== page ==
A friend writes:
At Whole Foods after Church Sunday I decided to spend some extra money on the Atlantic Salmon. Normally I just buy the cheap “Salmon” from the Kroger or Tom Thumb. Its really hard to fully describe the difference. This Salmon was delicate and sweet, melted in your mouth practically. A world apart from the cheap Salmon (fatty and fishy). I know I keep reading “eat less of a higher quality meat.” I don’t think its ever been as clearly demonstrated to me how big a difference it can make. I would forgo several nights of meat if I knew it meant getting to work with a higher quality fillet of Salmon. I don’t think I’ve ever had “organic” or “free-range” chicken, I’m always suspicious of it so I just go with whats cheapest. In my most recent copy of Cooks Illustrated they actually compared brands of whole chickens so now at least I have a starting point. (The cheapest brand being called “OK,” some found this broth-injected bird “spongy,” “wet,” and “bland beyond description.”” whereas the highest scoring chicken used descriptions I never would have expected with chicken like “clean,” “sweet,” “buttery,” “savory,” “chicken-y,” and “juicy,” with “richly flavored” dark meat that was “so moist” and “tender.” In sum: “Really perfect.”)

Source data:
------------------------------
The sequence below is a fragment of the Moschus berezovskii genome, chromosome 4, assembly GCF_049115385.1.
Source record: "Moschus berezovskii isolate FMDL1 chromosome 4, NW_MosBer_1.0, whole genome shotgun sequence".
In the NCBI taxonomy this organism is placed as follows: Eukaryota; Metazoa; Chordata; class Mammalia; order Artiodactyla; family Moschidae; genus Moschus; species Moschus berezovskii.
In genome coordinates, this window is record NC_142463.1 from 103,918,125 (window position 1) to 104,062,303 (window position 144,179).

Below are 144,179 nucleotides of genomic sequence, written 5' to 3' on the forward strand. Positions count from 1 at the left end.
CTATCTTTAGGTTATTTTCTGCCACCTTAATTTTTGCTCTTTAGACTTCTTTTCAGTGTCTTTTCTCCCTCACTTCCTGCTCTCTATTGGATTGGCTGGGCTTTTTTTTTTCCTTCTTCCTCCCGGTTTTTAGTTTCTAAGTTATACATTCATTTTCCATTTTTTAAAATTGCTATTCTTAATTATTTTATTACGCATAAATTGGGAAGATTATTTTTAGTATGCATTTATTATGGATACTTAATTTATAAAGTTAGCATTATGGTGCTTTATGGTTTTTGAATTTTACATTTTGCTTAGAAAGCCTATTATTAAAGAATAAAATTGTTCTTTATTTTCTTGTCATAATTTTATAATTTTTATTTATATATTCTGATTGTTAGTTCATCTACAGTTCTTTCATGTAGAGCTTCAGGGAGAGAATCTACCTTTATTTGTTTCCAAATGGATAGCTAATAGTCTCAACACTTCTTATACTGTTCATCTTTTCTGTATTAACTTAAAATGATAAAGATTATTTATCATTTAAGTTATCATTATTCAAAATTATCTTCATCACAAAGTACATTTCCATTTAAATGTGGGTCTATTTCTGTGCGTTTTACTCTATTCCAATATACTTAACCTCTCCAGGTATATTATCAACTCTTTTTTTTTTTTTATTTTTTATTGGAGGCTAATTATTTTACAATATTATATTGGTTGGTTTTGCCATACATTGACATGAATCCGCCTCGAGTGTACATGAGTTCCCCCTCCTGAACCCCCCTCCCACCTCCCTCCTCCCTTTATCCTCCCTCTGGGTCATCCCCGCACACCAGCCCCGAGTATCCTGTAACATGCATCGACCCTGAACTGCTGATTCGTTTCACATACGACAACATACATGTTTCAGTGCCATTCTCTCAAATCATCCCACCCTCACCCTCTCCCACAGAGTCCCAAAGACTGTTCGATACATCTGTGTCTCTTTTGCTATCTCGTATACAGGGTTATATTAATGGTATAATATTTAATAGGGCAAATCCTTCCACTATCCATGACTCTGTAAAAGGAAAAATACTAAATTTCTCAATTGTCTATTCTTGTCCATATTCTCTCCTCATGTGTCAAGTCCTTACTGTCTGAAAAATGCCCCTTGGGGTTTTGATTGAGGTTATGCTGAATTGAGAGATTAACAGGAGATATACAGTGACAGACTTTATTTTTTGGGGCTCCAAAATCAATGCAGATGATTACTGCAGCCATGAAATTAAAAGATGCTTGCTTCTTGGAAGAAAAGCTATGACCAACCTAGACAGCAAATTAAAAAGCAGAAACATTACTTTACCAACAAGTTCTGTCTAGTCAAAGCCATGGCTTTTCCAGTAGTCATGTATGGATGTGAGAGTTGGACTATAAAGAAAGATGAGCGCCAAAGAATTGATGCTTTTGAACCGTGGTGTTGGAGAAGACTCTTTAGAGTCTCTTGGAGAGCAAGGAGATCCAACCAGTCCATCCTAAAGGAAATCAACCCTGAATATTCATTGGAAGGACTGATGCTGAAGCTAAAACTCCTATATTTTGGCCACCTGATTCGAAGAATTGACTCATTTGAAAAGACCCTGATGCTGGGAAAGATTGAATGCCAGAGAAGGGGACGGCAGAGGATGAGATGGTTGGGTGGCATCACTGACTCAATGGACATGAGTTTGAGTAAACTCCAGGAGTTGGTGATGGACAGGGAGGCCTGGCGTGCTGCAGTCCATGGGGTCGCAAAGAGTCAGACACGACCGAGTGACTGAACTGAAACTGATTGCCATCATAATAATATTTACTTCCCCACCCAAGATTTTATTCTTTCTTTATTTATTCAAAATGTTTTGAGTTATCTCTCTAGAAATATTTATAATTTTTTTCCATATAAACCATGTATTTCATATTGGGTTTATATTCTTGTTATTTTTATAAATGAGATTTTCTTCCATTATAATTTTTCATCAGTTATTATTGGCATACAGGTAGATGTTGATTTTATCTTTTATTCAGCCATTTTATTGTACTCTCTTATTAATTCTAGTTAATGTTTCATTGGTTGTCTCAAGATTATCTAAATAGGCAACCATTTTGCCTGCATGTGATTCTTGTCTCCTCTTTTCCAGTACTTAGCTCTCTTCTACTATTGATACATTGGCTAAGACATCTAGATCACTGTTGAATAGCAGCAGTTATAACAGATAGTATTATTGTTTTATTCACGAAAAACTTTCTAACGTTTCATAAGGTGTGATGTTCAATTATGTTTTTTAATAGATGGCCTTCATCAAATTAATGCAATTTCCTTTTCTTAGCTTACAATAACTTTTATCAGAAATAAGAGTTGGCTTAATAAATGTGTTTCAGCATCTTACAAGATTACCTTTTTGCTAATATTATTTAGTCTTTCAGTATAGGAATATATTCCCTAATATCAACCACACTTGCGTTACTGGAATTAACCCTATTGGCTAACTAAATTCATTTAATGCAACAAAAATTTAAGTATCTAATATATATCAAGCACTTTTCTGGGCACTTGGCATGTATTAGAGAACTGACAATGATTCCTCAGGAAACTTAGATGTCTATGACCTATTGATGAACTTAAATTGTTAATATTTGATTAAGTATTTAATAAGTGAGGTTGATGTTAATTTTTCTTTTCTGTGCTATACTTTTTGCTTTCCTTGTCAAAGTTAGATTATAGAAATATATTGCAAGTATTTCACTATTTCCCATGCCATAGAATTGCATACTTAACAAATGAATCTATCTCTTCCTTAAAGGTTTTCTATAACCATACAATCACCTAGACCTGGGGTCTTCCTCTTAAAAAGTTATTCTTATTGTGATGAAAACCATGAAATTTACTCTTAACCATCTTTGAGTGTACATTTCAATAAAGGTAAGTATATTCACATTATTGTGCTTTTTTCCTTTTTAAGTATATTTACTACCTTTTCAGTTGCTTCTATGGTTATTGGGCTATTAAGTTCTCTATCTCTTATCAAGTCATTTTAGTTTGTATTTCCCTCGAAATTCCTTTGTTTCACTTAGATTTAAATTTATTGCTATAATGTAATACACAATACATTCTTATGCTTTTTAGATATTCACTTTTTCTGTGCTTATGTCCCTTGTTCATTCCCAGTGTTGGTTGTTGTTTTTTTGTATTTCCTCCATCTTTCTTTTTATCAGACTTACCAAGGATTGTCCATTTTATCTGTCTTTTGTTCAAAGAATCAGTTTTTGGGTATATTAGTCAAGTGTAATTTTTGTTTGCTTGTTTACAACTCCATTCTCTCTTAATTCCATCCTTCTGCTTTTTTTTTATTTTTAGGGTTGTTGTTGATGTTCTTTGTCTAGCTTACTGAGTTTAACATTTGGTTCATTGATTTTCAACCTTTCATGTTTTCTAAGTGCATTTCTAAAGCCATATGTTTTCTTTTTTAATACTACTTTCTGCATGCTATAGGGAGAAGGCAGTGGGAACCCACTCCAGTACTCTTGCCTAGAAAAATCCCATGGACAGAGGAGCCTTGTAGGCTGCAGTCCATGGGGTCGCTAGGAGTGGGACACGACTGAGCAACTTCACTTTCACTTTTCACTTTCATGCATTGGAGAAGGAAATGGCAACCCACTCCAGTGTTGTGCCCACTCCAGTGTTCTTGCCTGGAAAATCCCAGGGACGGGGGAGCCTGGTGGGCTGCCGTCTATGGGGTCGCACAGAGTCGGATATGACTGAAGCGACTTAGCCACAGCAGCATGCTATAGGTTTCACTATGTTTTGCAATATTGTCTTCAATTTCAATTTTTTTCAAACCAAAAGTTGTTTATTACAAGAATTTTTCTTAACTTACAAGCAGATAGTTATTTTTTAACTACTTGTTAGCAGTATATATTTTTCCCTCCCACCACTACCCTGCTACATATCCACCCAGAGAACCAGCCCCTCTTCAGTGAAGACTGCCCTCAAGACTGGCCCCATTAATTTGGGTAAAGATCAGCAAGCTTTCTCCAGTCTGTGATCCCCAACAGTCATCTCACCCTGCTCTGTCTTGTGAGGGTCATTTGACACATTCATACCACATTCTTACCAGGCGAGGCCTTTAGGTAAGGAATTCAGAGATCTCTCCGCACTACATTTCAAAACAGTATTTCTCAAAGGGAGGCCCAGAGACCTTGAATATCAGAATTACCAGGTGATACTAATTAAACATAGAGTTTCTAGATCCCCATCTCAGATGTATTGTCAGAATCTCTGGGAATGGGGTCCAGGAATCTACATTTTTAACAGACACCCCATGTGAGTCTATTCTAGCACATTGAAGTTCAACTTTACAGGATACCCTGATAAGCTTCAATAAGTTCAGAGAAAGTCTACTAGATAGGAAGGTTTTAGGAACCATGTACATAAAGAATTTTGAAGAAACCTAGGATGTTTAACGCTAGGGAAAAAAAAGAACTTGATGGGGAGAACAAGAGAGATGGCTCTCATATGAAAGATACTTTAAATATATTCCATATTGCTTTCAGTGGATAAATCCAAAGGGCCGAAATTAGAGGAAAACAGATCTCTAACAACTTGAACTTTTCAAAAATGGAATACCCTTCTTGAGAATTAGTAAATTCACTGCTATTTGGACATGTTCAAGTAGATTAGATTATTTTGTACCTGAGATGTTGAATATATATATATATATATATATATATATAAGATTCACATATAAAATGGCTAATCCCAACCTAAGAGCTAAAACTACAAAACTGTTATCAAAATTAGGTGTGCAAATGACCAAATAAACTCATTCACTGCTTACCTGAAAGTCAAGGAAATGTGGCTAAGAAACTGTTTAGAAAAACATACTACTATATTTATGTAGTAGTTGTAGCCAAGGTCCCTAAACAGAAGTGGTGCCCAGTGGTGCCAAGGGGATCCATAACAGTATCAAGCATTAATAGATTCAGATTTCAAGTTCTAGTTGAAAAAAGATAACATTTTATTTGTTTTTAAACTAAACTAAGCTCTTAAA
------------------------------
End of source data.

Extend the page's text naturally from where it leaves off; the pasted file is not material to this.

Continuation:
Before when I read about the need or suggestion or whatever you want to call it for eating less but buying a higher quality I understood it on an intellectual level. Now I get it though.
Yep. I’ve been there for a while. I eat less meat than I did before, but I eat better meat. It’s worth the sacrifice, I find. In 2003, not long after we moved to Dallas, we bought and baked a pasture-raised chicken from some folks at the farmer’s market. It was way more expensive than supermarket chicken, but I cannot begin to tell you how much more delicious it was. We served it at a small dinner party, and one of our guests raved, “This chicken tastes like chicken!”
It’s hard to explain this to people, but once you taste the difference, you get it, and like my friend (and myself), you may find it easier to go vegetarian more often so as to be able to afford good-quality meat.
With chicken, I’ve found that the farm-raised birds go even further than supermarket birds because you can make such a delicious stock from them. Because they really do taste more like chicken than factory-farmed birds, the stock you make from boiling down the carcass after you’ve picked it clean is especially good.
Any of you readers have any of these “proof is in the tasting” epiphanies?